I always make time for physical activity, regularly playing at the local rugby club and swimming. Recently, I’ve embraced farming, starting with building two beehives, planting some fruit trees (mango and apple), and growing hot chilies. I love being outdoors as much as possible.

  • Finally, what lessons have you learned from your experiences in QA that have had the most significant impact on your professional growth and development?

Developing my teamwork and collaboration skills during our day-to-day QA operations has impacted my leadership. Most recently, I took an 11-month leadership development program led by renowned scholars including Dr Phidel Baraza (Ph.D.) and Professor Emmanuel Bellon, where I was recognized as one of the course’s top performers. When I first began leadership training, I was taught to lead from the front and demonstrate/explain how my team should perform. But working in QA, I’ve learned how to lead from behind when needed, encouraging and trusting my team to have autonomy over their roles. 

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Subsea cable cuts disrupt internet service in Africa

If you experienced bad internet service yesterday, we are here to let you know that it’s not the fault of your network provider, it might just be a case of the Red Sea parting—again. 

The news: Yesterday’s internet disruptions were due to damaged subsea cables of MainOne—a major internet provider for most Nigerian banks and internet providers— in Ghana and Seacom, South Africa’s internet connectivity provider. 

The cuts affected several mobile operators and internet service providers across eight African countries. Per NetBlocks, an internet watchdog, Ivory Coast, Liberia, and Benin were the most affected, while Ghana, Nigeria, and Cameroon were mildly impacted. 

The disruption also affected several Nigerian banks with users losing access to their banking apps and being unable to use any USSD service. Similarly, In South Africa, network providers, MTN Group and Vodacom Group Ltd had connectivity issues as a result of the disruption. Also, Microsoft cloud services and its Microsoft 365 applications were hampered by the internet cuts.

Not a first: The latest internet disruptions come less than month after after three telecommunications cables were severed in the Red Sea. This follows similar damage last year to the West African Cable System and the South Atlantic 3 cable, near the Congo River mouth, caused by an undersea landslide.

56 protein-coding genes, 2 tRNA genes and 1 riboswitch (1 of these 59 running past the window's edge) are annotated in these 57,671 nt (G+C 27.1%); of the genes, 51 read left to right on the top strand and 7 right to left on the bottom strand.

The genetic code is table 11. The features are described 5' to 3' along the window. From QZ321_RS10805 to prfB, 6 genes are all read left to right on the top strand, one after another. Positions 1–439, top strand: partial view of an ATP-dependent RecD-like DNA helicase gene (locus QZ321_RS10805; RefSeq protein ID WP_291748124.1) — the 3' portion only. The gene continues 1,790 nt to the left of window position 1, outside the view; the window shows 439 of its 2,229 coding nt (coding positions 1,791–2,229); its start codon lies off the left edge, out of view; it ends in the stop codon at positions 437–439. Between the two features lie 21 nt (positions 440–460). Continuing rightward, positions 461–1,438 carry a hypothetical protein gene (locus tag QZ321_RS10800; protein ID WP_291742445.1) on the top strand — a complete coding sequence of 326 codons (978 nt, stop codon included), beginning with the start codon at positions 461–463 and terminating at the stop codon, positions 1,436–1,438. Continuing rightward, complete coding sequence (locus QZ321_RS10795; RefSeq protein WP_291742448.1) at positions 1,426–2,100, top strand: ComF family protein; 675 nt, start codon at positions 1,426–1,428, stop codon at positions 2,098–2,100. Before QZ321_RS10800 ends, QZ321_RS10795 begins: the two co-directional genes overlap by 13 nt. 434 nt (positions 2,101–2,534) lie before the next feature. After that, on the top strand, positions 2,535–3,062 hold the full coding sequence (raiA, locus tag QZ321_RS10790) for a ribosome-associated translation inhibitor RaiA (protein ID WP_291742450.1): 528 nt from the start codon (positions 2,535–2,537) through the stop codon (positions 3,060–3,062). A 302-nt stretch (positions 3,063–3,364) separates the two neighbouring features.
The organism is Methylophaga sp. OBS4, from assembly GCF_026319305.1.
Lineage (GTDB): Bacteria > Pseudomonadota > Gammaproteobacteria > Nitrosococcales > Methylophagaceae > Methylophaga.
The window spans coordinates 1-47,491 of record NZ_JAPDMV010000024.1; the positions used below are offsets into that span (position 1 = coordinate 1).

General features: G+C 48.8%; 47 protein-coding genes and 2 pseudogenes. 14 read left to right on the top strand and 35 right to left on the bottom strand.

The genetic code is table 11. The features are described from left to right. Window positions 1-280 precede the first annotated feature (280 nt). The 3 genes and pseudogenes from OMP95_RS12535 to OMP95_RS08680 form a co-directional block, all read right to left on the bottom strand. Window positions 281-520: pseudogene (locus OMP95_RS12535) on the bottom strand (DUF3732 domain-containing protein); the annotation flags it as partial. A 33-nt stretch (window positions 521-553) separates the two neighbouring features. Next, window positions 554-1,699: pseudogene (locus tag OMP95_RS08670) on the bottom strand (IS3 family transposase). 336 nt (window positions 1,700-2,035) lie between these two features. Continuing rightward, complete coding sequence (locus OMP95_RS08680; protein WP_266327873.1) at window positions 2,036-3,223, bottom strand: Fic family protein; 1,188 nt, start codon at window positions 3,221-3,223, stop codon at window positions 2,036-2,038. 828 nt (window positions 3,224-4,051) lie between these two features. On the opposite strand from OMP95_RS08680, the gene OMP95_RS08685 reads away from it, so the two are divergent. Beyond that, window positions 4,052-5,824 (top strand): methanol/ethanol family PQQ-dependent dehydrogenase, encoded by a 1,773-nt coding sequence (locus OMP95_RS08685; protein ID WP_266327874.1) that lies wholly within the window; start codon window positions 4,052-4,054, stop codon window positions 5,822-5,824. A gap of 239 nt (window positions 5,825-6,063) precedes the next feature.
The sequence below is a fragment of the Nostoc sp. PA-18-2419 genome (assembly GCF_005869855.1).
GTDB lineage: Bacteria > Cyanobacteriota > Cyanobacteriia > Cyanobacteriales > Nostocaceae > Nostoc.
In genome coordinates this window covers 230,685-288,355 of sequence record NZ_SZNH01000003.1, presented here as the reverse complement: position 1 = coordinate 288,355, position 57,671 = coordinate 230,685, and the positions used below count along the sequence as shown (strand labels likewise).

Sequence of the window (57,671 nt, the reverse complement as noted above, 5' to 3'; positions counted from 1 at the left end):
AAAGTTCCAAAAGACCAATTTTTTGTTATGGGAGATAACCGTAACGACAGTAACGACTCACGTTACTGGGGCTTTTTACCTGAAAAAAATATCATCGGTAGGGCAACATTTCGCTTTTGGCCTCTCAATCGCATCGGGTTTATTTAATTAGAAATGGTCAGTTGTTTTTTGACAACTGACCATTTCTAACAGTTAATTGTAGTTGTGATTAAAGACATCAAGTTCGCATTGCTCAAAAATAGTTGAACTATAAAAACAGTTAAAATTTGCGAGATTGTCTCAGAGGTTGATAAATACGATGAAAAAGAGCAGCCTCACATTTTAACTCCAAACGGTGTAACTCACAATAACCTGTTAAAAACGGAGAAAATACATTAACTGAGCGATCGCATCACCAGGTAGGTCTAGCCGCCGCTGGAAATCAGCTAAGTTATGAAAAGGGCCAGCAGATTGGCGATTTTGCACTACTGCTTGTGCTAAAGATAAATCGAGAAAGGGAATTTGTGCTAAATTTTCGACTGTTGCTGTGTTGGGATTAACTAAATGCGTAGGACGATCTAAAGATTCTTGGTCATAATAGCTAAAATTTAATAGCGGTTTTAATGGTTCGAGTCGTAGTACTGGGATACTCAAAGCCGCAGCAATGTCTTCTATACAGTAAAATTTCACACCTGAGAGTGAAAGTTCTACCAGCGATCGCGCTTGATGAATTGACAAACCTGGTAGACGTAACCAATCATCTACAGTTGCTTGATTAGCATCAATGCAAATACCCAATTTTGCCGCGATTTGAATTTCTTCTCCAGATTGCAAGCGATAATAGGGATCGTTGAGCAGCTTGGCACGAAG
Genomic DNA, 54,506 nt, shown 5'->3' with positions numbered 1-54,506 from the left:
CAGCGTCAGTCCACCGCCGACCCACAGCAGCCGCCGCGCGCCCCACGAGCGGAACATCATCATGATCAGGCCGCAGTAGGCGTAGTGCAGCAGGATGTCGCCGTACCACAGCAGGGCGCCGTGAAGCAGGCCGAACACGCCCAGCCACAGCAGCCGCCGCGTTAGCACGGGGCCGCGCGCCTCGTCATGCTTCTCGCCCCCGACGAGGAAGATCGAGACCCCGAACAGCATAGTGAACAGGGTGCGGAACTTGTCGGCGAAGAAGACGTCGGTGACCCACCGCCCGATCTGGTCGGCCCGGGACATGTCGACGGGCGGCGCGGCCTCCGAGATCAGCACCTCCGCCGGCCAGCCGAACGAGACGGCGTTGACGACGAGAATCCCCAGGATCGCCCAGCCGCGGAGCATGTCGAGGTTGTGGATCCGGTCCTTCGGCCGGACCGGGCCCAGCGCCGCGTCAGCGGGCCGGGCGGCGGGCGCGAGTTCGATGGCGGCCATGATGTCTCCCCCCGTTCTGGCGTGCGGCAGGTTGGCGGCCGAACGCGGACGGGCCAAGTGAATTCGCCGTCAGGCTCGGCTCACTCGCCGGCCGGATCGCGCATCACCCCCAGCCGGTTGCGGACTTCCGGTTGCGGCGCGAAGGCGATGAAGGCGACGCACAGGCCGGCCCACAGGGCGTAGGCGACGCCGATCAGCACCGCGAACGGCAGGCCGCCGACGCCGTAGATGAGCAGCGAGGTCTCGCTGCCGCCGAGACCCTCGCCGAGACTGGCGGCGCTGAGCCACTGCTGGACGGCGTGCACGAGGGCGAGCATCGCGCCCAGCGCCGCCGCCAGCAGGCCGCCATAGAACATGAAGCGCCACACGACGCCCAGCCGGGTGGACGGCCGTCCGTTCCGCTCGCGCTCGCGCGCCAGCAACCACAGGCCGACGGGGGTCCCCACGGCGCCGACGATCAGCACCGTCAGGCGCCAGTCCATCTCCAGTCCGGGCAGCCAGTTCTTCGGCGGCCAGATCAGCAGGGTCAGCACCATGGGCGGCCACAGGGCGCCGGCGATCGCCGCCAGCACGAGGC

Zoom out: While the cause of the cable faults is yet to be determined, network providers are currently working to speed up the repair process for the damaged cables. MTN is also looking to “reroute traffic through alternative network paths.”

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Binance in talks to patch things up with Nigerian authorities

After a tumultuous period marked by website bans, executive detentions, and accusations of illegal activity, Binance, the world’s largest cryptocurrency exchange, is attempting to mend fences with Nigerian authorities.

The exchange released a statement emphasising its commitment to compliance with Nigerian authorities.

Binance pointed out that since 2020, it has responded to over 626 information requests from Nigerian authorities, often within a quick turnaround time of less than 38 hours. This information, according to Binance, has been instrumental in helping Nigerian officials investigate financial crimes like scams, fraud, and money laundering.

Binance also claims to have conducted specialised training sessions in August 2023 for Nigeria’s Economic and Financial Crimes Commission (EFCC), and has also reportedly been in talks with the Nigerian Financial Intelligence Unit (NFIU) and the Nigeria Police Force to discuss ongoing training and ways to cooperate more effectively.

Zoom out: A condition for the Binance executives who are currently detained, to be released is that Binance releases the info of the top 100 crypto users in Nigeria. If Binance itself has admitted to cooperating with the Nigerian authorities before, does this mean they’ll also share the data that the Nigerian government is requesting for?

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South Africa set to approve 60 crypto licenses